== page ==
Red X iconGreen tick iconYellow tick icon

Expo at NZ International Science Festival

Lots of people visited the Botany stand and were interested to see quinoa plants in captivity. More and more people recognise and have used quinoa but few realised what it looks like when it's growing. Many thanks to John Steel and the team.

International Year of Quinoa 2013 and beyond

Chenopodium quinoa (keen-wa) is known as the mother grain of the Incas. It has a higher protein content than the cereals (Poaceae: the grass family) and has a high lysine content in contrast to cereals which are low in lysine. It is easy to grow and harvest and being a dicot does not suffer from the same diseases which attack cereals. Quinoa comes from the Chenopodiaceae family which includes sugar beet, beetroot and spinach. It is relatively disease-free.

The leaves can be harvested and cooked like spinach. The mature seed is collected and washed several times to remove bitter tasting saponins and cooked in the same way as cous cous. It is quite tasty hot or cold in salads. There are lots of recipes on the internet. Saponins, as the name suggests, are soap-like compounds which the Incas used for washing clothes. Other plants contain saponins and other cultures have taken advantage of their cleansing properties.

Quinoa is a useful tool in promoting increased food security for most parts of the world. The United Nations has declared 2013 the International Year of Quinoa. It grows in a variety of situations and is a low input/low maintenance crop. Wheat production is under threat from the Ug99 variant of stem rust which is currently moving across the Middle East and if new resistant lines of wheat can't be developed and deployed in time there will be moderate to severe shortages in the coming years.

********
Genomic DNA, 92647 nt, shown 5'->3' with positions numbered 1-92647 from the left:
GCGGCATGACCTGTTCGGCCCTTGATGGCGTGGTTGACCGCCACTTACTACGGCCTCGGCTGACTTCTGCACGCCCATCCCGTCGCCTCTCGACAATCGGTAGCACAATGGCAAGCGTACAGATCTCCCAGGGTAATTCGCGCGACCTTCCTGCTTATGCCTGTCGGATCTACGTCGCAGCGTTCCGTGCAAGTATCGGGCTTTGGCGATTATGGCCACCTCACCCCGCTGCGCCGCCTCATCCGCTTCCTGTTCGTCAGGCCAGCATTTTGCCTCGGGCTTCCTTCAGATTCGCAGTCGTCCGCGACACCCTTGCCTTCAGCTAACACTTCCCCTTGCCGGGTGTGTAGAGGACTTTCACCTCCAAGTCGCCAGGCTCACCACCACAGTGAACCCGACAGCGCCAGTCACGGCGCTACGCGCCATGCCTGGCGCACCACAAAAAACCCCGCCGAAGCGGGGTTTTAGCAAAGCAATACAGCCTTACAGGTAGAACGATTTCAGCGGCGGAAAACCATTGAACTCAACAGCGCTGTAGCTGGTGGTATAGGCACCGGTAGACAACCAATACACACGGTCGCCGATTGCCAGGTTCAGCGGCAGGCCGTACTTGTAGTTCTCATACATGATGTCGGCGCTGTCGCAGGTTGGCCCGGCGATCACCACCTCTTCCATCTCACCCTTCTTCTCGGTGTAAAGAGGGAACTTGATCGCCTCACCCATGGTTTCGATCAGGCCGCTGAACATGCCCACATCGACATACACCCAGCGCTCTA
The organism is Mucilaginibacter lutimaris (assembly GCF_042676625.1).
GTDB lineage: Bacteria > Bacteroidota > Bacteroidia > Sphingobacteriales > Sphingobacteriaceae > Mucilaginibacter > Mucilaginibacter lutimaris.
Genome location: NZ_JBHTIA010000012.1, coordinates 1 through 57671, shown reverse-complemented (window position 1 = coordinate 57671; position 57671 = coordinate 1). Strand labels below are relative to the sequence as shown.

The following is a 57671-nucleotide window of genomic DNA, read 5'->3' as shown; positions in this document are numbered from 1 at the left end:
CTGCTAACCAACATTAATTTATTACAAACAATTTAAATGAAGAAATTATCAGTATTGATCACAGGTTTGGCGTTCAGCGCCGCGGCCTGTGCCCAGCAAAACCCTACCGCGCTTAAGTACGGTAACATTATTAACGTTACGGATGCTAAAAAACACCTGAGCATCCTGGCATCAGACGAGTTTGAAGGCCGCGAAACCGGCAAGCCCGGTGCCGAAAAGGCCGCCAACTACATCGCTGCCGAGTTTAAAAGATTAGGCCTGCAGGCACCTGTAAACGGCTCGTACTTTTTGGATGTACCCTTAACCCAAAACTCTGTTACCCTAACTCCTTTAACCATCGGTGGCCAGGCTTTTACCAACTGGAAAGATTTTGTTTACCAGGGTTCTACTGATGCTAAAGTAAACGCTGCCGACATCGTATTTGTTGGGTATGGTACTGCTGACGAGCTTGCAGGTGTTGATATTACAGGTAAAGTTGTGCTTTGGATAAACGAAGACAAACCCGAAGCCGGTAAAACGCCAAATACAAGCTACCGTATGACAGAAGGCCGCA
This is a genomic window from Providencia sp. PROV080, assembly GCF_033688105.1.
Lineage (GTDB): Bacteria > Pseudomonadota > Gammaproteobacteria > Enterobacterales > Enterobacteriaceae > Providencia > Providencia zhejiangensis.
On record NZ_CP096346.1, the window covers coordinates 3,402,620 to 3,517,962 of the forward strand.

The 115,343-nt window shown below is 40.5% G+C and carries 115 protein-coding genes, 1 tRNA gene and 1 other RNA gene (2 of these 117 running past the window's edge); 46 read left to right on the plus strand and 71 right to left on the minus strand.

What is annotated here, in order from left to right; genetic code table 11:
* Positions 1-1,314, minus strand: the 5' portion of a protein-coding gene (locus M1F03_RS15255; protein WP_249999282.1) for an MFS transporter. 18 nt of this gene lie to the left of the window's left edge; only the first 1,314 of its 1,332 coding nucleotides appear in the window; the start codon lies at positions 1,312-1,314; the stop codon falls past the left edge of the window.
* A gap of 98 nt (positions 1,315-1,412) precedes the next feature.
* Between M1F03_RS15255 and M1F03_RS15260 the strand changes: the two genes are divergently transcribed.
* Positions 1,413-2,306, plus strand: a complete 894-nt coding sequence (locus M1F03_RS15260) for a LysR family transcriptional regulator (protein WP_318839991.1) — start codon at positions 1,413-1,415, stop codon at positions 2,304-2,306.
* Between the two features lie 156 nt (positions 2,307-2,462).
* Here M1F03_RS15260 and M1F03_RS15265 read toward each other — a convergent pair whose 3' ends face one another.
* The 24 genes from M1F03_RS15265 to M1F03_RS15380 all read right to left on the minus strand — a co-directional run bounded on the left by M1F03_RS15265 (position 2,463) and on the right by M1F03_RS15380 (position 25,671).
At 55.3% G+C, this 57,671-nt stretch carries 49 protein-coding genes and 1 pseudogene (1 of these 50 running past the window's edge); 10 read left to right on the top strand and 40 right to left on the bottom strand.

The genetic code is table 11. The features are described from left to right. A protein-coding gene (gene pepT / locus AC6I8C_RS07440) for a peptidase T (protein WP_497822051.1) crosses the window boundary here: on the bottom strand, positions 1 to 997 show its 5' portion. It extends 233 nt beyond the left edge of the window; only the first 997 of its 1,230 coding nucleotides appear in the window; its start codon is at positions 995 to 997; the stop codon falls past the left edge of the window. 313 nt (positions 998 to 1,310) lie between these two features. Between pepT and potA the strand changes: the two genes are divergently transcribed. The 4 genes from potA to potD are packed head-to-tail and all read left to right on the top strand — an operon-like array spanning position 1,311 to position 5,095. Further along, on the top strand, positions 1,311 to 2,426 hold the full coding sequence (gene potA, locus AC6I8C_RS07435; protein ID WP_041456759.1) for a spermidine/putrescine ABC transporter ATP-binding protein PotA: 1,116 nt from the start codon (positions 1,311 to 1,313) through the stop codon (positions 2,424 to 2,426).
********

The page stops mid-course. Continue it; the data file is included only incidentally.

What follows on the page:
An important question is whether or not to use genetic engineering to solve particular agricultural problems. For example GE to produce high lysine cereals has been proposed but the use of quinoa circumvents the need.

Quinoa is a potential buffer against food shortages and encourages greater diversity in agricultural systems (increased resilience). The more efficient use of agricultural land reduces pressure on converting more conservation land to food production. Population continues to increase but the amount of high grade agricultural land continues to decrease.

My interest in quinoa is its pathology. I used it for many years as a virus disease indicator before I knew of its use as a grain crop. Quinoa seed is available from a few sources on the internet. If you notice any diseases in quinoa please send me some close up pics ( particularly any that look like virus infection. Viruses often cause yellow spotting and streaking and yellow vein-netting and the leaves are often smaller and distorted.


Associate Professor Paul Guy standing by some Quinoa plants grown in the department's glasshouse.


Small amounts of seed available on request, please contact Paul Guy. General information about Quinoa is available on the department's Information for School Students page.

Quinoa in the news

Get off the grass - try Quinoa

An interview with Paul was printed in the Otago University Bulletin.

Grow hardy quinoa, Otago botanist urges

Paul was recently interviewed by the Otago Daily Times about this work with Quinoa, and its potential uses in New Zealand.

Enviroschool's Quinoa module

Information on the Enviroschool programme can be found on their website.


Back to top